The Washington Post Bombs Nuclear History
Did Dick Cheney, Donald Rumsfeld, and Paul Wolfowitz try to stoke Iran's nuclear ambition in the '70s?
WHEN YOU ARE UP AGAINST the most worrisome modern security threat there is--the spread of nuclear weapons--history becomes more than an academic pastime. Get it right and you avoid the errors of the past. Get it wrong and the worst of the past is almost certain to rhyme into the future.
Take the Sunday Washington Post report, "Past Arguments Don't Square With Current Iran Policy," in which Dafna Linzer describes a nuclear negotiating strategy President Ford "reluctantly" endorsed for Iran that would reap U.S. nuclear vendors over $7 billion. Under this deal, which Secretary of State Henry Kissinger laid out in a memorandum in 1975, the United States, according to Ms. Linzer, would supply Iran with reactors and try "to accommodate Iranian demands" for plants to separate plutonium chemically from spent reactor fuel, even though the plutonium produced could be used directly to make nuclear weapons.
The reporter reminds us that Dick Cheney, Donald Rumsfeld, and Paul Wolfowitz served in the Ford administration and are now opposed to Iran's acquiring such dangerous nuclear capabilities. The reader is then steered to the following conclusion:
The Ford administration--in which Cheney succeeded Rumsfeld as chief of staff and Wolfowitz was responsible for nonproliferation issues at the Arms Control and Disarmament Agency--continued intense efforts to supply Iran with U.S. nuclear technology until President Jimmy Carter succeeded Ford in 1977.
There are many things upsetting about this history. But the worst of it is not the hypocritical flip-flop that Cheney, Rumsfeld, and Wolfowitz are accused of by the Washington Post. Instead, it's what the article fails to tell the reader.
First, whatever dubious approach to Iran Ford may have grudgingly endorsed in April 1975, he clearly reversed 18 months later. In October 1976, Ford, at the urging of the Arms Control and Disarmament Agency, the National Security Council, and his White House staff, which was under Cheney's command, made a major statement on nuclear policy. Ford explained that several months before he had ordered a thorough review of U.S. nuclear policy and concluded that "reprocessing and recycling of plutonium should not proceed unless there is sound reason to conclude that the world community can effectively overcome the associated risks of proliferation." He went on to explain that he had reached this conclusion because he believed "that avoidance of proliferation must take precedence over economic interests."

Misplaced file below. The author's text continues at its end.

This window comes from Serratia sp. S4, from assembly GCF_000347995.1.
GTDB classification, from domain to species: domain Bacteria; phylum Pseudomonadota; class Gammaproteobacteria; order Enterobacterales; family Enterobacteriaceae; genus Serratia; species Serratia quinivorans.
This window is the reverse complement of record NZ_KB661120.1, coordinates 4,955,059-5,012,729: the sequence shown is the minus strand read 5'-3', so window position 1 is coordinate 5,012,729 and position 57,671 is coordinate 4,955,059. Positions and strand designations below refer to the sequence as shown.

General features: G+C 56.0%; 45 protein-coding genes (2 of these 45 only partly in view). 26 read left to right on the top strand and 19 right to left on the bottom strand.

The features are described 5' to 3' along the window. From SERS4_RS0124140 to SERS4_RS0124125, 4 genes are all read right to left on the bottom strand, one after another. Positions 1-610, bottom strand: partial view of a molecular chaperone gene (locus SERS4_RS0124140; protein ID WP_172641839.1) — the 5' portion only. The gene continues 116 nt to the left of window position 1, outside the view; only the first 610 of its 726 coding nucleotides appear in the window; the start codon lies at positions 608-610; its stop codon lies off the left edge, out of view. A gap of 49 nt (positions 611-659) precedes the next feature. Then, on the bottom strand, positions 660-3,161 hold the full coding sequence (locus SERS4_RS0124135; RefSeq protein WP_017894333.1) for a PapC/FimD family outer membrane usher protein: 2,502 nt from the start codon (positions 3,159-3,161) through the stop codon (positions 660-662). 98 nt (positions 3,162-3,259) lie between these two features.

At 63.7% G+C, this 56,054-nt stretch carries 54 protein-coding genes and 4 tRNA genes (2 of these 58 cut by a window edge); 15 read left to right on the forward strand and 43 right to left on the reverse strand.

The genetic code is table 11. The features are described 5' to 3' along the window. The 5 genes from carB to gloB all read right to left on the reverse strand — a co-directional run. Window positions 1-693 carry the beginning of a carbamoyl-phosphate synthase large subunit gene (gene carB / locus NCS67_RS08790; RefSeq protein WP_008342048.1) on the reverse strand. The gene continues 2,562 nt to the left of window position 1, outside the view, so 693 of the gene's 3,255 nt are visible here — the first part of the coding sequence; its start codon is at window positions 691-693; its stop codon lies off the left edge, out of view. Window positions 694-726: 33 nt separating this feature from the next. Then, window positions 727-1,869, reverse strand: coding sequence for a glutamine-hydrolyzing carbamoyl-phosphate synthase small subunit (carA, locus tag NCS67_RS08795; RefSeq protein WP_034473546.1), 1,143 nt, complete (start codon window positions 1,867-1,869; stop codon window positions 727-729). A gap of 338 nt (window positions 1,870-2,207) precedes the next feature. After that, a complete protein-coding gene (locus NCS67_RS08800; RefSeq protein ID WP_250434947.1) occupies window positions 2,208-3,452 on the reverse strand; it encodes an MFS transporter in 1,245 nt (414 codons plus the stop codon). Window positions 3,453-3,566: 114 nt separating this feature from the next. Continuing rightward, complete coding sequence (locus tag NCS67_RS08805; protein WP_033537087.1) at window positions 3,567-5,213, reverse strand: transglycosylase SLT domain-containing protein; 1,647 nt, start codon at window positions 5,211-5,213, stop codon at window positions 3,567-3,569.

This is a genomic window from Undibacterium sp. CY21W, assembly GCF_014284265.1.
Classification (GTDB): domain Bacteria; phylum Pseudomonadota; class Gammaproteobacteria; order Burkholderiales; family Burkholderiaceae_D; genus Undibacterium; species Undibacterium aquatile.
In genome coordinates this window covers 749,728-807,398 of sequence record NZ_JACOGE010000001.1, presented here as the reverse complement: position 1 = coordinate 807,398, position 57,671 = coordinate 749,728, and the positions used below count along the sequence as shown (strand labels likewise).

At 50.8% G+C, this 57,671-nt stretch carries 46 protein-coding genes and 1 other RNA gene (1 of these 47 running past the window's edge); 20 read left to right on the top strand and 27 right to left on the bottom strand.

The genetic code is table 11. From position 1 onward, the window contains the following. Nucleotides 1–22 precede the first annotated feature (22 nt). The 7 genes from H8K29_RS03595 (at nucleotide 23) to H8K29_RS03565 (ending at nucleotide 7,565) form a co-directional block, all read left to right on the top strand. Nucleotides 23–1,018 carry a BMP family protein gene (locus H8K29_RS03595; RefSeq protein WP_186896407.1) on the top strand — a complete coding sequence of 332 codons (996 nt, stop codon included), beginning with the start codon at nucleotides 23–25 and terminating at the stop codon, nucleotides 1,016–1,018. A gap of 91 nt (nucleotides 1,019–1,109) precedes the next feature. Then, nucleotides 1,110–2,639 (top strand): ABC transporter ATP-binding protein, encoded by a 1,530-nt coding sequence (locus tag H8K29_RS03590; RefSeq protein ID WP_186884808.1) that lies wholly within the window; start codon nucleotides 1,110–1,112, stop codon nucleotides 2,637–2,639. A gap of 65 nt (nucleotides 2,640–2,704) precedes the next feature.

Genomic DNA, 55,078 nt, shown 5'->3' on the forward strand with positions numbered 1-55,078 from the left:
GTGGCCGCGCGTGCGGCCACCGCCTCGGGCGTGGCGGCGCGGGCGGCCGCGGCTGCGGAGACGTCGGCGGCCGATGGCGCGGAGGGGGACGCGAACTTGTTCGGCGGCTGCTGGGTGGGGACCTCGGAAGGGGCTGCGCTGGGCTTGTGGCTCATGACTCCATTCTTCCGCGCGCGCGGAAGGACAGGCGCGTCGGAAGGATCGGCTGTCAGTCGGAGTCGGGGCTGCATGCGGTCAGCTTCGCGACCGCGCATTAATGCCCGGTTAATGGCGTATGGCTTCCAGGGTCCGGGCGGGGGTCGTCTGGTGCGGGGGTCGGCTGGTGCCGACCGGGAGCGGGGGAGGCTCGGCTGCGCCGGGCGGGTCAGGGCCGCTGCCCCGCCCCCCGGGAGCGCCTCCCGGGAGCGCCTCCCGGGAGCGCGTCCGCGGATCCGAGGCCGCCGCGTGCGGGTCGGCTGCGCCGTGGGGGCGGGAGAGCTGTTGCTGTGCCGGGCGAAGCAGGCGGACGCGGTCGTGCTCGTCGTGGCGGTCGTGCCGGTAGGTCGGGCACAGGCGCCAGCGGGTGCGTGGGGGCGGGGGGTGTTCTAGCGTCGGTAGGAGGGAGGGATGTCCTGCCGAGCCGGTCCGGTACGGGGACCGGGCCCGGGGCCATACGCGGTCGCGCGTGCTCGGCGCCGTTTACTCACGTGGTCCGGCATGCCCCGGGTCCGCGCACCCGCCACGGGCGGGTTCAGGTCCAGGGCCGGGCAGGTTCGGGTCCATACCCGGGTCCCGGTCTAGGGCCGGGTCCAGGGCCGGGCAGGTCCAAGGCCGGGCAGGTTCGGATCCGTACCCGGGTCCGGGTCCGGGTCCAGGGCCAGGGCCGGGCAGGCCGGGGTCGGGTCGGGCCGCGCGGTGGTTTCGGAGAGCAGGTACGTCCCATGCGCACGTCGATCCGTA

Ford's statement went beyond generalities. In it, he announced that he had prohibited any American export of reprocessing or nuclear technologies that could contribute to proliferation. He proclaimed that the United States would defer any domestic commercial separation of plutonium and called on all nations to avoid exporting reprocessing or enrichment technology for a period of at least three years. Ford also made it clear that the United States, in concert with like-minded nations, would help assure states that chose to forgo enriching or reprocessing a reliable supply of fresh reactor fuel and access to safe storage of their spent reactor fuel.
Second, although President Carter initially upheld the Ford administration's new nuclear policy, he subsequently undermined it, in the very case of Iran. In an effort to show support for the Shah, President Carter visited Iran in late December 1977. At the time, it was U.S. policy to export U.S. reactors but not to share reprocessing or enrichment technology with any state, Iran included. Yet, when he met with the Shah, Carter, to the amazement of his aides, cast U.S. nuclear policy aside and orally assured the Shah that he could have anything nuclear he wanted from the United States, including reprocessing, if he liked.
Unfortunately, these two historical facts failed to make it into the Washington Post's account. Nonetheless, they suggest that U.S. officials ought to be judged as much by how they measured up to Ford's 1976 nuclear policy statement as by what they may have done previous to its announcement.
Certainly, today we are struggling with some of the very same issues Ford gave fairly clear guidance on. It would still be best if the United States and other like-minded nations encouraged others to forgo expanding the world's current capacity to reprocess or enrich. And the further export of these and related technologies still needs to be curbed. Finally, just as 30 years ago, the recycling of plutonium for commercial reactor use should be proscribed until and unless effective ways are devised to prevent the quick diversion of this material to make bombs.
Are we living up to these standards today? That's not a question the Post, in its incomplete retelling of history, bothers to pose. It is, however, the question we should be asking.